Walking Orkney: Birsay

A walk of coves and coastline.

The Birsay coastline. The clear sea and the curve of the coast taking in lots of bays and rock formations

If driving there is a car park opposite the Brough of Birsay which during the summer can be extremely busy. There is also a limited bus service which will drop you off at the edge of Birsay village.

We parked in the car park opposite the Brough of Birsay. Although it was summer daytime we had timed it just right as there were only two or three cars and no buses.

This short walk takes you from the car park and along the coastline, literally, with fantastic views of the many bays which fringe this area of outstanding beauty.

The grass path skirting the coastline

The path is grass but is kept mown short so is easy to walk on. There is only one area where there is a dip and rise but it should be manageable for most people.

We have walked this route all year round and it is spectacular whatever the weather, however, if there has been a lot of rain the path can be very muddy in places.

the sign post for the St Magnus Way with the cross and wavy line under it
St Magnus Way Birsay

This path is also one of the routes of The St Magnus Way and you will see the occasional sign for walkers on the pilgrimage.

The historic boat nousts are of particular note but sadly there has not been permitted access to the fisherman’s hut for many years now. It was once a handy place to pop into if the rain came on suddenly.

At this point there is a very small parking area for anyone with less mobility who would like to enjoy the views at this part of the walk with a gentle stroll to where the whale bone used to stand.

looking across to the path and the bays including some small caves can been revealed with the Brough of Birsay in the distance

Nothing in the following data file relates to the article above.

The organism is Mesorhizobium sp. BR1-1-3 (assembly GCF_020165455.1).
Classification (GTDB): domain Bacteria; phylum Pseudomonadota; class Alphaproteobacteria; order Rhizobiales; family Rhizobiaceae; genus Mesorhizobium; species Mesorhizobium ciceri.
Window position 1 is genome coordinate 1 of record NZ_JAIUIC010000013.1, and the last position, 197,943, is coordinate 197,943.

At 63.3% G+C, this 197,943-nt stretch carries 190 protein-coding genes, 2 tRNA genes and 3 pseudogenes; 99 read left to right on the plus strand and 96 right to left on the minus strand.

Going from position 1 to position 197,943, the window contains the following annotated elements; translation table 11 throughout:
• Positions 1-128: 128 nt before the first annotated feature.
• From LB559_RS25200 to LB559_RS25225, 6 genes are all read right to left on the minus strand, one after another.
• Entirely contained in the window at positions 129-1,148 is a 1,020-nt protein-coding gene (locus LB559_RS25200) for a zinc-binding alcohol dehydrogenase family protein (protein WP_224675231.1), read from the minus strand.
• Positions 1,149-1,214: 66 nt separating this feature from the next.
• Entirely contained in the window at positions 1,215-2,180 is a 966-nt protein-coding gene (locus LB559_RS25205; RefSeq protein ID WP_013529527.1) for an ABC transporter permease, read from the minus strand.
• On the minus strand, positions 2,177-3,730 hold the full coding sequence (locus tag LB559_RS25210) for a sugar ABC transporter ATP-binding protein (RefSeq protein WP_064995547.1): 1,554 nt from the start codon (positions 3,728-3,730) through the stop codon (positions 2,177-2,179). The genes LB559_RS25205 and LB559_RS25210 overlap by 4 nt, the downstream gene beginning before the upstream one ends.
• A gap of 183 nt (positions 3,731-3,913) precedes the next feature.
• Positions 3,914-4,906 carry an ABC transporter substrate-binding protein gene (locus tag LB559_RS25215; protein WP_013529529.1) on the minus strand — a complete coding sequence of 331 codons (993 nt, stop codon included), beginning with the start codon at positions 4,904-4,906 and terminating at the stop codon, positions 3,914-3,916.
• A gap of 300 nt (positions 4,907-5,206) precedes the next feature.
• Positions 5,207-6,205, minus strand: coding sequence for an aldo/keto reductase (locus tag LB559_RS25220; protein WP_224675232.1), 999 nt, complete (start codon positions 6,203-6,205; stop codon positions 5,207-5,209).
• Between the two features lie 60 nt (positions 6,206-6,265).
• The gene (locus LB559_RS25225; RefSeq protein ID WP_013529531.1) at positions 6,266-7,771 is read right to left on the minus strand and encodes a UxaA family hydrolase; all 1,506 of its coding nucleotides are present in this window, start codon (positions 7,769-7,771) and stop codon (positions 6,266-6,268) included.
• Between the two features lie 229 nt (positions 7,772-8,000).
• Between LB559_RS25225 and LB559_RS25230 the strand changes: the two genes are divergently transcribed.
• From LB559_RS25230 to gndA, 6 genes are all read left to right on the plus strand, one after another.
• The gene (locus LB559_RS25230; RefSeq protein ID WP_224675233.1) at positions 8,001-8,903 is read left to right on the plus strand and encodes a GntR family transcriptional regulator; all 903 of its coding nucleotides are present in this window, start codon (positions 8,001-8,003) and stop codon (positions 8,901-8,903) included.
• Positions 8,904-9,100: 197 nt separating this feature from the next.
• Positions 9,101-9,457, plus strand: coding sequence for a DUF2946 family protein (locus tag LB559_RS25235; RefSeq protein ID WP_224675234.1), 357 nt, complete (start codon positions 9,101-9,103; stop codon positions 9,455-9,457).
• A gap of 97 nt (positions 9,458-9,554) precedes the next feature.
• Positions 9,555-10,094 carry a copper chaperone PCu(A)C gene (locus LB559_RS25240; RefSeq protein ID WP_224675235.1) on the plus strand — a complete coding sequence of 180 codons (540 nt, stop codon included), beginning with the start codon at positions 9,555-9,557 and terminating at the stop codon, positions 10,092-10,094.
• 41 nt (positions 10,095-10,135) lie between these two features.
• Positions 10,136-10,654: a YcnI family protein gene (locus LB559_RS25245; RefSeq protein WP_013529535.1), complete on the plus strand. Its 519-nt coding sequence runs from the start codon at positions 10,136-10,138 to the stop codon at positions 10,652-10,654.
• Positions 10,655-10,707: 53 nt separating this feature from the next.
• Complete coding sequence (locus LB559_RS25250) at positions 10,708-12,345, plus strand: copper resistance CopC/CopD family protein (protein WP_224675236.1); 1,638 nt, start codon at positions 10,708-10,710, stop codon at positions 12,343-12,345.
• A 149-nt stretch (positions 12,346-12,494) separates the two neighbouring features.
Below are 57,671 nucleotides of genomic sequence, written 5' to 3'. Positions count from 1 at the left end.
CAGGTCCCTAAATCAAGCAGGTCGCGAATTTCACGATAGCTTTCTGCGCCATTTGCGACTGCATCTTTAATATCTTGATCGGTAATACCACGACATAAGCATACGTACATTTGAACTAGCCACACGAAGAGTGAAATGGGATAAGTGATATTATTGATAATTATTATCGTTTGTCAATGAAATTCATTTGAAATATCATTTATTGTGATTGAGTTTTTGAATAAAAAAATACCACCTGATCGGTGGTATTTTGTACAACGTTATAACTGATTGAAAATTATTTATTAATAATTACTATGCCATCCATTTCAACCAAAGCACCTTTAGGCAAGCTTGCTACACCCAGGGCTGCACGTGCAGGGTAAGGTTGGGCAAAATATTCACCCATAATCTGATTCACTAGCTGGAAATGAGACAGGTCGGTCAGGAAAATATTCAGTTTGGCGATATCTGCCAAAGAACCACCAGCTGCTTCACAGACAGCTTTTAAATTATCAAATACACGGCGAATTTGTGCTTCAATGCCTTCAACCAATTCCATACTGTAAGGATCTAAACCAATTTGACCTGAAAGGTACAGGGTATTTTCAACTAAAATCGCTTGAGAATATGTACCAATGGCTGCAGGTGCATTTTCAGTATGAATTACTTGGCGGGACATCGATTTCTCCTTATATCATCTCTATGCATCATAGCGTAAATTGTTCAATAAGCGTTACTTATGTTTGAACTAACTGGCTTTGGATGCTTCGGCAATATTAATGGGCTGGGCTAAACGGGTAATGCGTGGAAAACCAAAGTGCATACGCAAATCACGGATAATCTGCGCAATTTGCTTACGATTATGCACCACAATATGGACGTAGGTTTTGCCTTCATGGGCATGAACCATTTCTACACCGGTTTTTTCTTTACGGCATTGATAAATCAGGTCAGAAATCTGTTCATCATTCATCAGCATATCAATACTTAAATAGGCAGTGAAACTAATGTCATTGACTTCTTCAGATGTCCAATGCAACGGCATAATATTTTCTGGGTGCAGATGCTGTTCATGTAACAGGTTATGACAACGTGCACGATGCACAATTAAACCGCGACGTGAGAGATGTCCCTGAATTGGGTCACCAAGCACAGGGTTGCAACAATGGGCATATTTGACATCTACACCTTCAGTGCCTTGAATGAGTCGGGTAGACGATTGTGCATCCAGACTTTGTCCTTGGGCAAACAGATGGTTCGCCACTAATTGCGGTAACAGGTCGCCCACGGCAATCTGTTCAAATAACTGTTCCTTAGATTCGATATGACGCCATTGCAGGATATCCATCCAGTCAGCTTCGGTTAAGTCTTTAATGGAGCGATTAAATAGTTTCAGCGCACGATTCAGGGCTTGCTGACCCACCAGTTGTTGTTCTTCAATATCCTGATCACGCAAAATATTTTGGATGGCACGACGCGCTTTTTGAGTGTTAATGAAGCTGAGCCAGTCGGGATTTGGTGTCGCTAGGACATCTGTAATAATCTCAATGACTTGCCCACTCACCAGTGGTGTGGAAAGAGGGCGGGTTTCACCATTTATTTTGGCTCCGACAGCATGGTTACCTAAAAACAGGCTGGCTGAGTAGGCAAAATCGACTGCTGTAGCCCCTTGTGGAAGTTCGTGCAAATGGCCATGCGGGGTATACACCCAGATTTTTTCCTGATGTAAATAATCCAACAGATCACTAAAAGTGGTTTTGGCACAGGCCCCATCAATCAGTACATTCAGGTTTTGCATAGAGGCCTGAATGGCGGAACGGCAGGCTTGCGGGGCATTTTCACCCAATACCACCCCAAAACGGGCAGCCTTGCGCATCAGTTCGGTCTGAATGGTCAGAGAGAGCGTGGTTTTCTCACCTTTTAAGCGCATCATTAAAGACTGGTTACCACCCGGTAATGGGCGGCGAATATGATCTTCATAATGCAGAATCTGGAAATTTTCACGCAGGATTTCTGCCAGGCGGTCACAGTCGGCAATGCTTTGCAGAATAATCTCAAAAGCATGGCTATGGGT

The whale bone blew over in the winter storms and was a favoured spot for selfies.

This part of the walk gives you fabulous views of the bays and small caves you have been walking above. There are also benches strategically placed for sitting down and taking it all in. Or for watching the nesting sea birds.

If you are able and have the time you can continue walking the coastal path but she of four legs can’t manage that anymore and so we had to turn back.

In the spring and summer there is also the added bonus of flowering plants along the way.

Before leaving – if the tide is out you can cross over to the Brough of Birsay. This site was once a settlement for The Picts and then the Vikings. But remember, this is a tidal island – do not get caught out.

a small group of people standing on the causeway waiting on the tide to recede to cross over to the Brough
Waiting for the tide to go out

And before leaving we popped into the marvellous Palace Stores local shop in Birsay village for one of their magnificent meat pies, something fancy from their selection of home bakes, and a well deserved ice cream.

the small local shop The Palaces Stores in Birsay village

The Sandwick Stroller

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